Lastly, I don’t think that Hume’s deadly is-ought problem knocks out divine command theory. Because a divine morality needn’t revolve around God knowing or telling facts about the physical world. It needn’t revolve around God just doing a better job at the sort of moral reflection that we do ourselves, and subsequently filling us in—e.g. by omnipotently tracing causal chains, and crunching infinitesimally precise numbers, and delivering a utilitarian bottom line; or by considering the eternal ramifications that God has ordained, and appropriately factoring those in. A divine morality can be simpler, and more heterogeneous. The core idea can simply be that God determines morality. (I’m perfectly comfortable with the Euthyphro position that what is good is good because God demands it, personally.) This can be parsed out in different ways, e.g. that God has created moral facts (just as He has created, you know, everything), that God’s will determines what is moral, or that God’s character determines what is moral (although I think this one can run into problems with omnipotence, and with big parts of the Old Testament—if we’re trying to keep Christianity in particular in play).

    So, if there is a God who communicates something about morality, whether in the manner you described or otherwise, this can basically settle the matter. Think of it less like a sharing of information, and more like a command. God commands some things and forbids others, and this does not inform morality—this is morality.

    What do you think?

  2. I think your comments are clearer and more coherent than my posts!

    My first points aren't so much designed to challenge belief in god as to express a practical problem with DCT - the question of how we can ever gain confidence in a divinely imparted morality, even if it exists. I knew I wasn't being very clear, but I thought it was worth saying because I believe that most people who think their morality derives from God don't have a sufficient level of evidence to justify that, even if we suppose that the existence of a God is probable.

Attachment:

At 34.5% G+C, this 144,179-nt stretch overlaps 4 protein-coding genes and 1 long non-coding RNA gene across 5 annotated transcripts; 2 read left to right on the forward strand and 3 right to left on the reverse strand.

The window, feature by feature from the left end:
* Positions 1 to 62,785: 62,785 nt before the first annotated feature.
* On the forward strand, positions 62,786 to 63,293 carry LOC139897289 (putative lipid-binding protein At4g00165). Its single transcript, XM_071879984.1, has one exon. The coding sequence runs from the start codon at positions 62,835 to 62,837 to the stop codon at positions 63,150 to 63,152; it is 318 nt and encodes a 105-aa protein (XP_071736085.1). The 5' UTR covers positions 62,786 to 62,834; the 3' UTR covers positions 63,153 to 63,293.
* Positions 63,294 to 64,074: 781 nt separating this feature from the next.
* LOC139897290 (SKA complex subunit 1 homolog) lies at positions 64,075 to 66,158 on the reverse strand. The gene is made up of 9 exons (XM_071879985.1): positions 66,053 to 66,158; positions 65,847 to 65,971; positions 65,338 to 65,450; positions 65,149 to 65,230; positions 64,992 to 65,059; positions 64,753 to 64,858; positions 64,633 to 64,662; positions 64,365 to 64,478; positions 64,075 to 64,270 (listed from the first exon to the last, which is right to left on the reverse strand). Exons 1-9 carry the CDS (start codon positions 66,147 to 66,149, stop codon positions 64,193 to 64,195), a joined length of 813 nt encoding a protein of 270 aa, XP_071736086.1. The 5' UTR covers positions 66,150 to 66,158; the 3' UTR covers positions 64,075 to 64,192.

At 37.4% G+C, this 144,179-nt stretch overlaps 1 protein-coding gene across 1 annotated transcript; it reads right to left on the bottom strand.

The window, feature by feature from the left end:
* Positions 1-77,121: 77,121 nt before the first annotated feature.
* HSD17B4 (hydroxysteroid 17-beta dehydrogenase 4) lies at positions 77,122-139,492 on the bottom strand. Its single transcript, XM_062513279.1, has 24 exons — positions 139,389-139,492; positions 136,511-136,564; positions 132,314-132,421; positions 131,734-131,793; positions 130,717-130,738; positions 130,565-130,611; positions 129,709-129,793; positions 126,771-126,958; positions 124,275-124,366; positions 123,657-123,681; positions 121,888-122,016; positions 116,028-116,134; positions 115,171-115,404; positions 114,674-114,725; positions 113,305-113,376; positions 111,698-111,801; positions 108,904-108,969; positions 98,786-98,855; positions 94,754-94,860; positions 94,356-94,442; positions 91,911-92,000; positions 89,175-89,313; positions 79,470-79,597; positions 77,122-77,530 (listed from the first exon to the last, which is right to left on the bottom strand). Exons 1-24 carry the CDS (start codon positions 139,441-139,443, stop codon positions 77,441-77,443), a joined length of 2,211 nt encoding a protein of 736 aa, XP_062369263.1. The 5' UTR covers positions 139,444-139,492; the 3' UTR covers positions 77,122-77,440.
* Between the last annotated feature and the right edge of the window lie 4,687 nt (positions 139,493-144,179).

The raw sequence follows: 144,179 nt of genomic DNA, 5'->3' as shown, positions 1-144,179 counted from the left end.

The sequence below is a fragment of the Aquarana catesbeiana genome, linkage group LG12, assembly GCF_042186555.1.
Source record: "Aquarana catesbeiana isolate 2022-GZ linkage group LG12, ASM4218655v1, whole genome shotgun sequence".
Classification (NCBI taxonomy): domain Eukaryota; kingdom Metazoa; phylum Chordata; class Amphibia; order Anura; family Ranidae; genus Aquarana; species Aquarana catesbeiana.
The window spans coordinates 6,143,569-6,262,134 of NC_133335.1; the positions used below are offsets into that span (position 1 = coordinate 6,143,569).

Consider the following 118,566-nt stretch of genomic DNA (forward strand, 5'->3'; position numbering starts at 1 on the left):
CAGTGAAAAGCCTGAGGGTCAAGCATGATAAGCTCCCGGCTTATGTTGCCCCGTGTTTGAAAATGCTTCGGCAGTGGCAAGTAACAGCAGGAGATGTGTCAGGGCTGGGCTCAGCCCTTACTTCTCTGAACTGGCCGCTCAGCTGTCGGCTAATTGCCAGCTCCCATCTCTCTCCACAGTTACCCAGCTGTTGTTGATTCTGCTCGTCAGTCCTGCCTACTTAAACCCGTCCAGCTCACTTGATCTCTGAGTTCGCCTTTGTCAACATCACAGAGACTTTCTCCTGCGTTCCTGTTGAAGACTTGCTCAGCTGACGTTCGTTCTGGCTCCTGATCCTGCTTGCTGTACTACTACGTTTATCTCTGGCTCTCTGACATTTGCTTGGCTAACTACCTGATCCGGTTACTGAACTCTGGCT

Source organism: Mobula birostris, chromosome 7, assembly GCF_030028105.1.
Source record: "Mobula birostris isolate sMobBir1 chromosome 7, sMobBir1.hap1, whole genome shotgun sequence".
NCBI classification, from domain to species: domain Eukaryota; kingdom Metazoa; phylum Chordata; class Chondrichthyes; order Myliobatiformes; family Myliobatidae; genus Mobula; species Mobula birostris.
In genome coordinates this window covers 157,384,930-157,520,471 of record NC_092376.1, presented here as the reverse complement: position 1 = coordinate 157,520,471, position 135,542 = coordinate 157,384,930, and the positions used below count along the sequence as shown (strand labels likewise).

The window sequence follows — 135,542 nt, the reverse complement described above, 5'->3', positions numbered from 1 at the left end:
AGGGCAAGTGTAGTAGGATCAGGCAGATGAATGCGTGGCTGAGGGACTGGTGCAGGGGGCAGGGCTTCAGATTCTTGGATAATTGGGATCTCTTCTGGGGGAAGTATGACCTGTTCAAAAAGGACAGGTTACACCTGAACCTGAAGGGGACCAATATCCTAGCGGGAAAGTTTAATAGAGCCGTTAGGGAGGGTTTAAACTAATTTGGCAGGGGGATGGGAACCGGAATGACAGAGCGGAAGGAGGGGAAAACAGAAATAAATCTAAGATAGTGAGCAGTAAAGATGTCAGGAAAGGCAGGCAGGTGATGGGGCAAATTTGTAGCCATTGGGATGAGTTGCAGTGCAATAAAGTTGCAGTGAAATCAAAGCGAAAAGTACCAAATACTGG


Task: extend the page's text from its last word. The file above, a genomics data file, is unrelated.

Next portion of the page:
Secondly, I guess I was trying to avoid a long discussion of what 'objective morality' is. Simply put, here's my definition of a 'moral fact' - a claim about morality that is not in any way contingent on the preferences of the person claiming it. (I'm not sure what you mean by 'higher up', so my definition might be inadequate to your needs.)

    Finally, the argument you propose seems to involve a radical redefinition of the word 'morality' as we understand it. I've actually got a post in draft form that addresses your last point, so I won't go into detail here. Roughly, it seems like a cop-out: using the ineffable nature of God to smooth over the problems with justifying objective morality. (And the word 'command' seems very vulnerable to an anarchist critique!)

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  4. Your definition of a moral fact sounds good to me. By "higher up," I was trying to invoke an image of building up knowledge or beliefs. And when we're talking about something as foundational as God speaking, then I don't think we can justifiably impose some standard of factuality that, e.g., is only "built" much later and "higher up" through observation, and scientific history and progress, or whatever. That's what I wanted to caution or guard against, but it seems that's not what you were up to - so no worries. :)

    I look forward to your post addressing that last point.

    But as for an anarchist critique, I think that would in fact be the sort of red herring I discussed above - trying to use one particular thing we might build up at the eighth conceptual floor to refute the foundation of the building. So to speak.